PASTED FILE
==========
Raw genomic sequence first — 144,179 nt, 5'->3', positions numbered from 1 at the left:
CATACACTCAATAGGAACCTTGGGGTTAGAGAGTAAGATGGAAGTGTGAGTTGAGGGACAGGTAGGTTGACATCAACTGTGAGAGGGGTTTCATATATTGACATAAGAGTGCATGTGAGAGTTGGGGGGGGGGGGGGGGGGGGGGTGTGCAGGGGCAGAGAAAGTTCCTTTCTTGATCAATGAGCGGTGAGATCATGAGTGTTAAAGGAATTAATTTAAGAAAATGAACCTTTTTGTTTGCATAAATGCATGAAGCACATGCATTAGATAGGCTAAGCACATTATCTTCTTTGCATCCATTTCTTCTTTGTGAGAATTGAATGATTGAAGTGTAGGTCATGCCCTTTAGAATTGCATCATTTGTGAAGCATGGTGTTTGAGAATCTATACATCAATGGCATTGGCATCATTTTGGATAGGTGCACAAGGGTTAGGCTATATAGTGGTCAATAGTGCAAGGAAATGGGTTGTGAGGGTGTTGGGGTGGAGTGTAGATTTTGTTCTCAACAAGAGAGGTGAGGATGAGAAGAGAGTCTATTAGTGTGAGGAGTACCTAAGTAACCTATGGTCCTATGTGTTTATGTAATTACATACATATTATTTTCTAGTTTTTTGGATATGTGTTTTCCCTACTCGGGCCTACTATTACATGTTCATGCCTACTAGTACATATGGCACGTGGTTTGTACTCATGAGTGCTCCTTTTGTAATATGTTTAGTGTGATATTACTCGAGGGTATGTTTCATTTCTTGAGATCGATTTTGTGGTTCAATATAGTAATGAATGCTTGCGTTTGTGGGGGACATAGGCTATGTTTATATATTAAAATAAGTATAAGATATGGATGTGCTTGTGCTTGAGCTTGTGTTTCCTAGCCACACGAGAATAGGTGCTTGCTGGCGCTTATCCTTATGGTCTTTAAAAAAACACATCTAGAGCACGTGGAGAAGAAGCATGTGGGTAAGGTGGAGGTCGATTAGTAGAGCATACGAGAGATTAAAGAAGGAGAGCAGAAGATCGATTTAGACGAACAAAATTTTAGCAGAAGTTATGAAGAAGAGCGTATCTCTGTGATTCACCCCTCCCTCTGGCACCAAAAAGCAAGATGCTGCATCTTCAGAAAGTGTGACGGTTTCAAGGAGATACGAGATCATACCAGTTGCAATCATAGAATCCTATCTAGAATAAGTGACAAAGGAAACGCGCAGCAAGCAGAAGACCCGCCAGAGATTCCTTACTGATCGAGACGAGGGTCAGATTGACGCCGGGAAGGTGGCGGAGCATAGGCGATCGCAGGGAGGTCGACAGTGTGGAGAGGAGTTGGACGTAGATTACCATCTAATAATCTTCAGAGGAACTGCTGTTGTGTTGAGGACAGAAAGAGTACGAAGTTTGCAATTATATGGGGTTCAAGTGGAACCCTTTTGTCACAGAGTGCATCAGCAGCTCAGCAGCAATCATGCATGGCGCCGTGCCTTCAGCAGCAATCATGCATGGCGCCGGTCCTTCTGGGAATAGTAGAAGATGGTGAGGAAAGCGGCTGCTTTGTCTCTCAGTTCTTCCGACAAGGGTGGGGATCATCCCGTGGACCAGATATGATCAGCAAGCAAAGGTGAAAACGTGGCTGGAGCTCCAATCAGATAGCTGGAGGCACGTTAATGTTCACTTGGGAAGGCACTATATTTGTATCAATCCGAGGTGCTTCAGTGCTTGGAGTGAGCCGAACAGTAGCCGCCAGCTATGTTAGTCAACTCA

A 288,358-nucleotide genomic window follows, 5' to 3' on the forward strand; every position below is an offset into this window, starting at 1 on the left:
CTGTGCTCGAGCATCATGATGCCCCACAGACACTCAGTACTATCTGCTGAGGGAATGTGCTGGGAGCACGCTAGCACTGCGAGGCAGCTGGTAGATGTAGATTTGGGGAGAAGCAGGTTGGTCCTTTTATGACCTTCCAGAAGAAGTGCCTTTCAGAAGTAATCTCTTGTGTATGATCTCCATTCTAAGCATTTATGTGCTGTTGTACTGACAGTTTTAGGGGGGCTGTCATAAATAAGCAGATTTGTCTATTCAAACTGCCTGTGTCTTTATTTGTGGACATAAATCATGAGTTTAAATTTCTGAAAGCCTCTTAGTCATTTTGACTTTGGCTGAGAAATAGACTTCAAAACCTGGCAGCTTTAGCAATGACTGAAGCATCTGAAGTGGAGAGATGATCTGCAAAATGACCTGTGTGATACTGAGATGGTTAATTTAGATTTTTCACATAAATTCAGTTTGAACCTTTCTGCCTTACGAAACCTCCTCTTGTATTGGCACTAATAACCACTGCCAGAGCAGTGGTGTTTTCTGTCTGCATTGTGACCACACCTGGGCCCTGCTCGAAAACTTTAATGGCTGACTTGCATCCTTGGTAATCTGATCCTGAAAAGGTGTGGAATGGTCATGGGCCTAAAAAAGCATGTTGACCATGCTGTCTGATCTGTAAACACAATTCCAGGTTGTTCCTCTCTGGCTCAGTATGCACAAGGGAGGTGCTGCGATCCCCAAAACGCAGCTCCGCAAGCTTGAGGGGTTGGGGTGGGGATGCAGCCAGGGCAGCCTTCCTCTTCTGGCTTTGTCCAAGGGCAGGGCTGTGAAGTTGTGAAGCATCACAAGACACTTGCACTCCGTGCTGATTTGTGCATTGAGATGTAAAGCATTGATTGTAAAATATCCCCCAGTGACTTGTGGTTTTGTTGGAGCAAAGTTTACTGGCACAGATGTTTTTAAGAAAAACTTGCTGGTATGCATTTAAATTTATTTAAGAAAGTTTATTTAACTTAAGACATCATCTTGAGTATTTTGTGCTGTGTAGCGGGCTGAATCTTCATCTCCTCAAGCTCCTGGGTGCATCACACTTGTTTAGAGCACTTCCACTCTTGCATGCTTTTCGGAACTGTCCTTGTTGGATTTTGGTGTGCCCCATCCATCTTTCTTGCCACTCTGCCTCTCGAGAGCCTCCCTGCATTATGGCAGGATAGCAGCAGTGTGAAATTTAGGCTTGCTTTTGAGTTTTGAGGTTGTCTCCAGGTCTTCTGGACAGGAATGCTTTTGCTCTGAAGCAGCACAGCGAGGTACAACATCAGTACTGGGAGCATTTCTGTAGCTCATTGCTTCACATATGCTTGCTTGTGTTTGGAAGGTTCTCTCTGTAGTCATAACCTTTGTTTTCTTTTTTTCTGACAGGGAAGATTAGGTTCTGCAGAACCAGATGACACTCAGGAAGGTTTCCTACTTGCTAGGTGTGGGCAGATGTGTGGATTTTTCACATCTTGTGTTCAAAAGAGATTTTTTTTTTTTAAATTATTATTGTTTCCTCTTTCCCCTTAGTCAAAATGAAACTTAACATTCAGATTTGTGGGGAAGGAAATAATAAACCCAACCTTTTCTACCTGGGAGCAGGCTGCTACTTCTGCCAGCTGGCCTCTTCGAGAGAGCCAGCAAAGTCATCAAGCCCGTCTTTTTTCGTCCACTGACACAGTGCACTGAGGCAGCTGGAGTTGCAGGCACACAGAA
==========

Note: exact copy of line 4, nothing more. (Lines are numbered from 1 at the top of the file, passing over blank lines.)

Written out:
CTGTGCTCGAGCATCATGATGCCCCACAGACACTCAGTACTATCTGCTGAGGGAATGTGCTGGGAGCACGCTAGCACTGCGAGGCAGCTGGTAGATGTAGATTTGGGGAGAAGCAGGTTGGTCCTTTTATGACCTTCCAGAAGAAGTGCCTTTCAGAAGTAATCTCTTGTGTATGATCTCCATTCTAAGCATTTATGTGCTGTTGTACTGACAGTTTTAGGGGGGCTGTCATAAATAAGCAGATTTGTCTATTCAAACTGCCTGTGTCTTTATTTGTGGACATAAATCATGAGTTTAAATTTCTGAAAGCCTCTTAGTCATTTTGACTTTGGCTGAGAAATAGACTTCAAAACCTGGCAGCTTTAGCAATGACTGAAGCATCTGAAGTGGAGAGATGATCTGCAAAATGACCTGTGTGATACTGAGATGGTTAATTTAGATTTTTCACATAAATTCAGTTTGAACCTTTCTGCCTTACGAAACCTCCTCTTGTATTGGCACTAATAACCACTGCCAGAGCAGTGGTGTTTTCTGTCTGCATTGTGACCACACCTGGGCCCTGCTCGAAAACTTTAATGGCTGACTTGCATCCTTGGTAATCTGATCCTGAAAAGGTGTGGAATGGTCATGGGCCTAAAAAAGCATGTTGACCATGCTGTCTGATCTGTAAACACAATTCCAGGTTGTTCCTCTCTGGCTCAGTATGCACAAGGGAGGTGCTGCGATCCCCAAAACGCAGCTCCGCAAGCTTGAGGGGTTGGGGTGGGGATGCAGCCAGGGCAGCCTTCCTCTTCTGGCTTTGTCCAAGGGCAGGGCTGTGAAGTTGTGAAGCATCACAAGACACTTGCACTCCGTGCTGATTTGTGCATTGAGATGTAAAGCATTGATTGTAAAATATCCCCCAGTGACTTGTGGTTTTGTTGGAGCAAAGTTTACTGGCACAGATGTTTTTAAGAAAAACTTGCTGGTATGCATTTAAATTTATTTAAGAAAGTTTATTTAACTTAAGACATCATCTTGAGTATTTTGTGCTGTGTAGCGGGCTGAATCTTCATCTCCTCAAGCTCCTGGGTGCATCACACTTGTTTAGAGCACTTCCACTCTTGCATGCTTTTCGGAACTGTCCTTGTTGGATTTTGGTGTGCCCCATCCATCTTTCTTGCCACTCTGCCTCTCGAGAGCCTCCCTGCATTATGGCAGGATAGCAGCAGTGTGAAATTTAGGCTTGCTTTTGAGTTTTGAGGTTGTCTCCAGGTCTTCTGGACAGGAATGCTTTTGCTCTGAAGCAGCACAGCGAGGTACAACATCAGTACTGGGAGCATTTCTGTAGCTCATTGCTTCACATATGCTTGCTTGTGTTTGGAAGGTTCTCTCTGTAGTCATAACCTTTGTTTTCTTTTTTTCTGACAGGGAAGATTAGGTTCTGCAGAACCAGATGACACTCAGGAAGGTTTCCTACTTGCTAGGTGTGGGCAGATGTGTGGATTTTTCACATCTTGTGTTCAAAAGAGATTTTTTTTTTTTAAATTATTATTGTTTCCTCTTTCCCCTTAGTCAAAATGAAACTTAACATTCAGATTTGTGGGGAAGGAAATAATAAACCCAACCTTTTCTACCTGGGAGCAGGCTGCTACTTCTGCCAGCTGGCCTCTTCGAGAGAGCCAGCAAAGTCATCAAGCCCGTCTTTTTTCGTCCACTGACACAGTGCACTGAGGCAGCTGGAGTTGCAGGCACACAGAA